Germany should send all operational Marder vehicles to Ukraine: vice chancellor

A Marder infantry fighting vehicle of the Bundeswehr, the German armed forces. Photo: Sean Gallup/Getty Images

Germany should send all operational Marder infantry vehicles to Ukraine, Vice Chancellor Robert Habeck said on Friday, following an announcement on Thursday by U.S. and German leaders saying they were sending armoured fighting vehicles to Ukraine.

Germany and U.S. to send armoured vehicles to Ukraine

The leaders of the United States and Germany on Thursday announced they were sending armoured fighting vehicles to Ukraine, ramping up military...

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Germany broke the news on Thursday that it would provide Marder Infantry Fighting Vehicles (IFV) to Ukraine, stepping up on military support for Kyiv to drive out Russian forces after a similar move by France earlier this week.

What Marder has to offer is 30 tons of reliable tracked means of transport fitted with 20-millimetre auto-cannons, MILAN anti-tank missiles and steel armour to protect the crew.

With roots in the Second World War, the Marder is not a new vehicle. However, it has aged well, like wine, and it remains one of the world’s better IFVs owing to a great balance of speed, protection, firepower and capacity. The vehicle is capable of travelling 40 miles per hour with three crew and six infantry inside, easily keeping up with the German army’s Leopard tanks. Its signature use is dropping off infantry in the middle of a combat area under fire, then supporting the troops with cannon fire and missiles.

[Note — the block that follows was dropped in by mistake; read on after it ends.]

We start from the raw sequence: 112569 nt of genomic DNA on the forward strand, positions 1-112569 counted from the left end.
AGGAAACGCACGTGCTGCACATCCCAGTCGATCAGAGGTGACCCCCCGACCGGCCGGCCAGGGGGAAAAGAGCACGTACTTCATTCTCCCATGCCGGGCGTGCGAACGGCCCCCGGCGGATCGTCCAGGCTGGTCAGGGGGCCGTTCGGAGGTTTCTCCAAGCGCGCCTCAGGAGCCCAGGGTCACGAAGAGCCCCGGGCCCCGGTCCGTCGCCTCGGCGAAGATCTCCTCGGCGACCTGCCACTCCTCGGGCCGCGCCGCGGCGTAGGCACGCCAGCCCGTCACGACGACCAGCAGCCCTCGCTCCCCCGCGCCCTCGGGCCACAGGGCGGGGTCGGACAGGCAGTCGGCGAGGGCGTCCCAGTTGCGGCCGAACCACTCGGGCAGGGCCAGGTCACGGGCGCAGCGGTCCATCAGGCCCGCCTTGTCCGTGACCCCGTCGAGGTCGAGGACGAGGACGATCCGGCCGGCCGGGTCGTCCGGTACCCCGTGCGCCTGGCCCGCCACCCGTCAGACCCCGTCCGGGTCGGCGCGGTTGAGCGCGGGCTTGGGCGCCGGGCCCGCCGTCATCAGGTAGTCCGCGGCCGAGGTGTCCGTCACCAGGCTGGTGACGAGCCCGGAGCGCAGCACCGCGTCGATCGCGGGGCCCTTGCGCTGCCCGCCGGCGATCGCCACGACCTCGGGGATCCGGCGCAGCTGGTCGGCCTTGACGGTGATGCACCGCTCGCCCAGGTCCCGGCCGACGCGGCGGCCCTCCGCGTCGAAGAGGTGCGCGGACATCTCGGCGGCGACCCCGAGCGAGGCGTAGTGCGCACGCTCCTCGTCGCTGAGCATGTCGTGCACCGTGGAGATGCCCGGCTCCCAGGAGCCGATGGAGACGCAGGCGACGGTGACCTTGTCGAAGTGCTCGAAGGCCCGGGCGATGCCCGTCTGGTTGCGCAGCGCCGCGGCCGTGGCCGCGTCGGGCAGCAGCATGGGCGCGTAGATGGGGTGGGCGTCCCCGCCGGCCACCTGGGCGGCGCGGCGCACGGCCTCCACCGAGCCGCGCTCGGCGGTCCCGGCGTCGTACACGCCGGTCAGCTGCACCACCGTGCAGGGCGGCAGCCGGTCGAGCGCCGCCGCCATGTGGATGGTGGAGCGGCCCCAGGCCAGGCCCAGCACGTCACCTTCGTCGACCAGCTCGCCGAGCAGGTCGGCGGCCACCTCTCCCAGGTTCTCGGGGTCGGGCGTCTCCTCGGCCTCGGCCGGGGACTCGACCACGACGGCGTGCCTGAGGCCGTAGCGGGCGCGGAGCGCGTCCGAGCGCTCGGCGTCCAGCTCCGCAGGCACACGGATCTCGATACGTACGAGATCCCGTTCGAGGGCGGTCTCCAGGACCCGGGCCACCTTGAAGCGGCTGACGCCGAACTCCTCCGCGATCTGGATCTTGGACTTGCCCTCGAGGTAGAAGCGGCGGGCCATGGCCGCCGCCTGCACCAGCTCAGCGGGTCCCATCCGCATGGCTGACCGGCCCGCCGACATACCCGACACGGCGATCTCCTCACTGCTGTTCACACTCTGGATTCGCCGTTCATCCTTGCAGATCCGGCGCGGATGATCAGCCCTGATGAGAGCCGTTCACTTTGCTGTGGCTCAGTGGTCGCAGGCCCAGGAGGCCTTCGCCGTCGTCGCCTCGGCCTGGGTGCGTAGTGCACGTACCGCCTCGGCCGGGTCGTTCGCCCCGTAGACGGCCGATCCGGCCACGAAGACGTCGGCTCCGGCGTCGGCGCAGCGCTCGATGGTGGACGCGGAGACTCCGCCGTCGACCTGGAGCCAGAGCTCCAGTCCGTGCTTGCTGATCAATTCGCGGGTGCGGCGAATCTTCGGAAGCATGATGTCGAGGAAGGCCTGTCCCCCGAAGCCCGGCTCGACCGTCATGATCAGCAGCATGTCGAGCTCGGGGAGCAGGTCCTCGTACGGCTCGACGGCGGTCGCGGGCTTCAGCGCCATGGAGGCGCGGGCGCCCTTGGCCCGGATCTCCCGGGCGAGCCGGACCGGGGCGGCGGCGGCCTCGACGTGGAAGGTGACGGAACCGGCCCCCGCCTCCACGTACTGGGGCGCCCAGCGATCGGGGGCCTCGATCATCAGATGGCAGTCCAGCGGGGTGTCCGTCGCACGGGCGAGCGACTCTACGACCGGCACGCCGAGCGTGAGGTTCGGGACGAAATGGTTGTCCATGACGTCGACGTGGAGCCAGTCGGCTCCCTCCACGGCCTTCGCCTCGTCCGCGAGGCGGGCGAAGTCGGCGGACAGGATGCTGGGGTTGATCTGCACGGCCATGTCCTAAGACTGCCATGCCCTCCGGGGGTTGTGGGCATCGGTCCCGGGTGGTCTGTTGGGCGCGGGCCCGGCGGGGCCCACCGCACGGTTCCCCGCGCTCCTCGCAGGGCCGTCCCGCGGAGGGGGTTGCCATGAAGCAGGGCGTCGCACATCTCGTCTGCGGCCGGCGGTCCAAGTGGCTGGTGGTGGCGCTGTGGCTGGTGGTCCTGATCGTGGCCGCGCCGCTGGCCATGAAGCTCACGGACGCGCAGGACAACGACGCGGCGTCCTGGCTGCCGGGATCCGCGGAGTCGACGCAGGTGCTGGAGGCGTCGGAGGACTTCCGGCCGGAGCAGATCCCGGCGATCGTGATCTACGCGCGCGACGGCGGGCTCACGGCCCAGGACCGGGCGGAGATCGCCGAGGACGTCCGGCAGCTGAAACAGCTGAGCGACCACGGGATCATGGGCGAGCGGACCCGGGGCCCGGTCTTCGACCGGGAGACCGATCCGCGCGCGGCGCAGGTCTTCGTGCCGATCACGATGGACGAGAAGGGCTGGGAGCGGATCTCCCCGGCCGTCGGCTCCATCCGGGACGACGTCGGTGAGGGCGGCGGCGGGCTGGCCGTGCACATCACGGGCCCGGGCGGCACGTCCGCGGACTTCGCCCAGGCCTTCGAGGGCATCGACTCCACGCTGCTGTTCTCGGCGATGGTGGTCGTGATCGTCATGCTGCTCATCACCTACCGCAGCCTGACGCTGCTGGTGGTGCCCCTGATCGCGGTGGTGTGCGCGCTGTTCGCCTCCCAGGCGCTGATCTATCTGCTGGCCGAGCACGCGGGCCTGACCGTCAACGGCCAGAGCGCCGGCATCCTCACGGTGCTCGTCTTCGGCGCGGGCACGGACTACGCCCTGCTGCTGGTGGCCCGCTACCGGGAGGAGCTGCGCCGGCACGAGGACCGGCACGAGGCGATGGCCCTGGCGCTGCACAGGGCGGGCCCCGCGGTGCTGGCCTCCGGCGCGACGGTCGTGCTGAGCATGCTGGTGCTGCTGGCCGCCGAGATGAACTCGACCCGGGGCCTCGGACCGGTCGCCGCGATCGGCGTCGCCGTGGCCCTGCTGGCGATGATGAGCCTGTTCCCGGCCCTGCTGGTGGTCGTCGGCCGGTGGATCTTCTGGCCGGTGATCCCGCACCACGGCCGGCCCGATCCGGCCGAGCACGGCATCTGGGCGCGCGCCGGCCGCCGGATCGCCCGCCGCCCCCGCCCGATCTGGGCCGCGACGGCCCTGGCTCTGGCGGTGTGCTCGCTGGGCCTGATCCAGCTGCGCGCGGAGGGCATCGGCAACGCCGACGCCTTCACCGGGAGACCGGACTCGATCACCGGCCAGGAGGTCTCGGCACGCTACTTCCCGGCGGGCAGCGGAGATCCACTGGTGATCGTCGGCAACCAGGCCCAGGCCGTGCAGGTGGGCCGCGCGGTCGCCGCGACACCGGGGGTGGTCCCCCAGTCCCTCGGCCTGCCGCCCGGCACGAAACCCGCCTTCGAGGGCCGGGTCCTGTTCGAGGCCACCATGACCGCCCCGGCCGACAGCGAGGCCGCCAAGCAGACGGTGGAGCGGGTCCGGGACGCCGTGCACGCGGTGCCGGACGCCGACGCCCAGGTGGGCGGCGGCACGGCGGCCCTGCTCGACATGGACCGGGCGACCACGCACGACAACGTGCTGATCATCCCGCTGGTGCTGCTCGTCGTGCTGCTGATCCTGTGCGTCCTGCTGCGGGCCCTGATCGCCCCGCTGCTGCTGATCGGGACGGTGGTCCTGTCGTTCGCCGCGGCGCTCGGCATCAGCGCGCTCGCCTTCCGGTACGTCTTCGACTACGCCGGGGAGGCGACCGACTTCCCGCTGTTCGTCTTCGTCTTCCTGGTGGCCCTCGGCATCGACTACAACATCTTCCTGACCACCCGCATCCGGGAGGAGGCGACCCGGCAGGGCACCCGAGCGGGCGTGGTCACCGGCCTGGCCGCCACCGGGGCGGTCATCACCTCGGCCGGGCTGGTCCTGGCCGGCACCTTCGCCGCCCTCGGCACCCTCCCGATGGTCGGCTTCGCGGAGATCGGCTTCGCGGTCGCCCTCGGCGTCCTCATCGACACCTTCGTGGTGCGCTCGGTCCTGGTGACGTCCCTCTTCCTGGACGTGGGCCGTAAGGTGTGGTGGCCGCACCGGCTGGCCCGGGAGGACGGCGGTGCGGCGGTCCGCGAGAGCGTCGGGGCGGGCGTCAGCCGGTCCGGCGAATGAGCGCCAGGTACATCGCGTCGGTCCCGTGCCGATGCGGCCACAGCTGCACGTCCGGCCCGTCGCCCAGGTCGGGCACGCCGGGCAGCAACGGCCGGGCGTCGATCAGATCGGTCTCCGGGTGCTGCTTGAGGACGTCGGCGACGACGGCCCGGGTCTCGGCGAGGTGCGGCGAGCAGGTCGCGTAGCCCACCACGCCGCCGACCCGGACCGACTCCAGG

With these delivered to the Ukrainian army, it’s set for a significant upgrade.

But the Ukrainians are up for another military donation. In a joint statement after a call between President Joe Biden and Chancellor Olaf Scholz, the United States said it would provide Ukraine with Bradley Infantry Fighting Vehicles.

Lighter than the Marder, the BAE Systems-produced M-2 Bradley IFVs weigh 25 tons. Being an armoured personnel carrier, the M-2 boasts a 25-millimetre chain gun, a launcher for TOW anti-tank missiles, laminate armour that can deflect heavy machine-gun fire and a troop compartment that can fit six infantry. These properties render the IFVs capable of shuttling troops around the battlefield and accompanying and protecting tanks and dismounted infantry.

Although perhaps not the world’s best IFV as experts suggest, the now 40-year-old armoured vehicle is arguably superior to even the newest BMP IFVs in the Russian and Ukrainian arsenals.

Pentagon Press Secretary Air Force Brig. Gen. Pat Ryder said the Bradleys are part of a larger shipment of equipment to Ukraine that will be announced later.

The incontestable upside of the M-2s is that the U.S. Army has thousands of them. A force of even a few hundred of the vehicles would come as a significant improvement to the Ukrainian army’s offensive combat power.

While the Ukrainians didn’t have enough IFVs when the Russian onslaught began in February, with the IFV shortfall being even greater a year into the war, with the German and U.S. equipment deliveries, this may change and with a good outcome for the defenders, who would be capitalising on improved army the mobility, protection and firepower. And these are going to come in handy during a planned major counteroffensive in 2023.